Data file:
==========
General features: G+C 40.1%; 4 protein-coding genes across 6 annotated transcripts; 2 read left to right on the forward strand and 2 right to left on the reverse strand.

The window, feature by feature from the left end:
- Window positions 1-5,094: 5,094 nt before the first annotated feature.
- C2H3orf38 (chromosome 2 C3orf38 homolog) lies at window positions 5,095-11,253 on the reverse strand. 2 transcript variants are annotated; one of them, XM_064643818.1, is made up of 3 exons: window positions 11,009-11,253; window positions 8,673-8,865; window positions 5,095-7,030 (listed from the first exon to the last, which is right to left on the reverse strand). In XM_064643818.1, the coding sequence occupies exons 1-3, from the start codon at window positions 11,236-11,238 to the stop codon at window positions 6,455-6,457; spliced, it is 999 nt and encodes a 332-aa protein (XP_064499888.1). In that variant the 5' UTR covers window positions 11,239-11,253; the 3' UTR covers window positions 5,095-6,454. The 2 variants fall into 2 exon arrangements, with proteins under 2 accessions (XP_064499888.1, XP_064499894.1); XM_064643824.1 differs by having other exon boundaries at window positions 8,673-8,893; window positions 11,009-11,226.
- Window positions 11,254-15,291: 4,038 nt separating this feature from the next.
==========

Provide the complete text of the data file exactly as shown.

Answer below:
General features: G+C 40.1%; 4 protein-coding genes across 6 annotated transcripts; 2 read left to right on the forward strand and 2 right to left on the reverse strand.

The window, feature by feature from the left end:
- Window positions 1-5,094: 5,094 nt before the first annotated feature.
- C2H3orf38 (chromosome 2 C3orf38 homolog) lies at window positions 5,095-11,253 on the reverse strand. 2 transcript variants are annotated; one of them, XM_064643818.1, is made up of 3 exons: window positions 11,009-11,253; window positions 8,673-8,865; window positions 5,095-7,030 (listed from the first exon to the last, which is right to left on the reverse strand). In XM_064643818.1, the coding sequence occupies exons 1-3, from the start codon at window positions 11,236-11,238 to the stop codon at window positions 6,455-6,457; spliced, it is 999 nt and encodes a 332-aa protein (XP_064499888.1). In that variant the 5' UTR covers window positions 11,239-11,253; the 3' UTR covers window positions 5,095-6,454. The 2 variants fall into 2 exon arrangements, with proteins under 2 accessions (XP_064499888.1, XP_064499894.1); XM_064643824.1 differs by having other exon boundaries at window positions 8,673-8,893; window positions 11,009-11,226.
- Window positions 11,254-15,291: 4,038 nt separating this feature from the next.